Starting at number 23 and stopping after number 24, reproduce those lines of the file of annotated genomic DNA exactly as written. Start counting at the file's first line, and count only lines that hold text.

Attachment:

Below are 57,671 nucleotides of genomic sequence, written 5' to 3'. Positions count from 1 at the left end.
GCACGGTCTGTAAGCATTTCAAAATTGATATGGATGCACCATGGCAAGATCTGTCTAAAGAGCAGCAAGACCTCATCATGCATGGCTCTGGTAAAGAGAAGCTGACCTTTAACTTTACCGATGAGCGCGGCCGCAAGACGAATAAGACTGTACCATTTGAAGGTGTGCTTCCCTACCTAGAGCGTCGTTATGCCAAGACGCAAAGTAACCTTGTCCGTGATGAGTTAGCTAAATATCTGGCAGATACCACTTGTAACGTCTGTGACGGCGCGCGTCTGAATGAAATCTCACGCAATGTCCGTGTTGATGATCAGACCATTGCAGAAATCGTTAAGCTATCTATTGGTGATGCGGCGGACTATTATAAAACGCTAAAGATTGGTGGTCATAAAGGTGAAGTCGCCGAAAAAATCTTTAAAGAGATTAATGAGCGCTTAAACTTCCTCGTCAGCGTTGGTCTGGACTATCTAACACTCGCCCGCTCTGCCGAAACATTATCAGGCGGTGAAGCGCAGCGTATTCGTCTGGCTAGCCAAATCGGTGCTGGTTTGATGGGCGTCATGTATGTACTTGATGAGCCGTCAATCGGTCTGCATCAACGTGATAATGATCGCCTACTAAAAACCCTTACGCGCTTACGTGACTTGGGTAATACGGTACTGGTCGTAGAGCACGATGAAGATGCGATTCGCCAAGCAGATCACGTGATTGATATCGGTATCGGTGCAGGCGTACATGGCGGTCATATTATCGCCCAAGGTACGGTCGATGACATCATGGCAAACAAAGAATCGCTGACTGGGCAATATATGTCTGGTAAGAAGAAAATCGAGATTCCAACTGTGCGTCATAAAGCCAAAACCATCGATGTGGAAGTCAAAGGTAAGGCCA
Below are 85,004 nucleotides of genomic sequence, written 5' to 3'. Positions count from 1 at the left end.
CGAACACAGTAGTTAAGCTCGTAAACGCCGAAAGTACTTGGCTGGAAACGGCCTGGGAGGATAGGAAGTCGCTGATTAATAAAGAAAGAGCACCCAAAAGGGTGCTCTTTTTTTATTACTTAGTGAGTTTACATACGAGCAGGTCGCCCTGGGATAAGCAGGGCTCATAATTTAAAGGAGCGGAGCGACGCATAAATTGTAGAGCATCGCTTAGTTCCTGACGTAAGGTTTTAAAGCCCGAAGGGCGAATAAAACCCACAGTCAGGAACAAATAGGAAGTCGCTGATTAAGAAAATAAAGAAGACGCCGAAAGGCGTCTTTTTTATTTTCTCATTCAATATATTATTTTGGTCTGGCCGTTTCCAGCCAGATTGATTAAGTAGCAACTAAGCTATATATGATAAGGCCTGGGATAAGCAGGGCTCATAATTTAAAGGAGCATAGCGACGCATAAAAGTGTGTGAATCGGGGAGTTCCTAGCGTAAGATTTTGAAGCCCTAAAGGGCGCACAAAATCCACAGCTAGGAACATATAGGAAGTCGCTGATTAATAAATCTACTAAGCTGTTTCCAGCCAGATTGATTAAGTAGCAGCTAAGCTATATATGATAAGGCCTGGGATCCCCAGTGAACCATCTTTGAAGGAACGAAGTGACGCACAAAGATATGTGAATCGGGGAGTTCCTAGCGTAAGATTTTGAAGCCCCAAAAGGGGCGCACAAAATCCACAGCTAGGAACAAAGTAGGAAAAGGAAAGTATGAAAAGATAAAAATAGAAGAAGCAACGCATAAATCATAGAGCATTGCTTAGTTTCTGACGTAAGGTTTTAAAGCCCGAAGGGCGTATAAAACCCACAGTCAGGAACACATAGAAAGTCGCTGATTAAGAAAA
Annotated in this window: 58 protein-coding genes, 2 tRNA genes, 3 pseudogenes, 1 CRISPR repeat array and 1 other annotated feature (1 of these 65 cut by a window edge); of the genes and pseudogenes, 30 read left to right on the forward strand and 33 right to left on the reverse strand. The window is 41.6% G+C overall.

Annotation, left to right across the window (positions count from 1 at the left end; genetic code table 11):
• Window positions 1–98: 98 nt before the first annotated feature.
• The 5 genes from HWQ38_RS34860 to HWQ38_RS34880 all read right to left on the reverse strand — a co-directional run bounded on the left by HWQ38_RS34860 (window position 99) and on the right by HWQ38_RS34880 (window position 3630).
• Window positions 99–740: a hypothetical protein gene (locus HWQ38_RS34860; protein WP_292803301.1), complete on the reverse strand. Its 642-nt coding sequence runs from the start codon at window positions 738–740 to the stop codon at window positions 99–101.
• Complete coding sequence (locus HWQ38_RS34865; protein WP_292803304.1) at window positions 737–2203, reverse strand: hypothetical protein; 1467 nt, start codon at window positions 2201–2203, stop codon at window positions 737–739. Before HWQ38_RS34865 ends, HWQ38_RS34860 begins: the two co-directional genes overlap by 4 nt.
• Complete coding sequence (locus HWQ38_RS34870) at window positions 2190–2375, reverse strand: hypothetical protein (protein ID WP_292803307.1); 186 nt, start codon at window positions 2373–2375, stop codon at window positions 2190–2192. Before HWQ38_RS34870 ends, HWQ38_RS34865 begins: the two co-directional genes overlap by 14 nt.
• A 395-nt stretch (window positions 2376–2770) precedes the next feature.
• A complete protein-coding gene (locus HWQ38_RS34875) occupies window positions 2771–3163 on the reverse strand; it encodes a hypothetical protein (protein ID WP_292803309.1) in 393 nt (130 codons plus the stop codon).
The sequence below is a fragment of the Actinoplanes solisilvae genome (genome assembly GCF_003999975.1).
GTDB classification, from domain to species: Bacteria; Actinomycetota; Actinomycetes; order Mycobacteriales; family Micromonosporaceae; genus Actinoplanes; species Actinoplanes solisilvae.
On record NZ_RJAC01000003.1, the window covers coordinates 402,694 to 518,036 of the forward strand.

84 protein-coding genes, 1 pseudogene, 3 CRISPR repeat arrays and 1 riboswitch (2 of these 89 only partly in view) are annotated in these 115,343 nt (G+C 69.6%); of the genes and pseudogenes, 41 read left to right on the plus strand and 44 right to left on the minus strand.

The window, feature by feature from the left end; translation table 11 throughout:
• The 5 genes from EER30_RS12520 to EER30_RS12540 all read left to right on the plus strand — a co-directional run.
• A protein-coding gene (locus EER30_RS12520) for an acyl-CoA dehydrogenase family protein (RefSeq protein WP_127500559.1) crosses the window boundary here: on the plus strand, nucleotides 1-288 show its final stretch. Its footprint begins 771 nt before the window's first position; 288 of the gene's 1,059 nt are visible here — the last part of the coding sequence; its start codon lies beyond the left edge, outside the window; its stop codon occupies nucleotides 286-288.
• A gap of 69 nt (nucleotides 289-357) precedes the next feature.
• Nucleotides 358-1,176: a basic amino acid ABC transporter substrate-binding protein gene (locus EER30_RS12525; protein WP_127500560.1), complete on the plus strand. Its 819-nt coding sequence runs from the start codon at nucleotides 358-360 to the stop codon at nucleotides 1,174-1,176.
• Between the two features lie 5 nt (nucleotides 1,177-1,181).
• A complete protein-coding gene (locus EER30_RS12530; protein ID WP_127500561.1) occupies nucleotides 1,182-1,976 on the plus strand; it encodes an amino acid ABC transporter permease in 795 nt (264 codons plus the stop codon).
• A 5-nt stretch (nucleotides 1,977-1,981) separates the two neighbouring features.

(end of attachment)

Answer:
• Between the two features lie 5 nt (nucleotides 1,177-1,181).
• A complete protein-coding gene (locus EER30_RS12530; protein ID WP_127500561.1) occupies nucleotides 1,182-1,976 on the plus strand; it encodes an amino acid ABC transporter permease in 795 nt (264 codons plus the stop codon).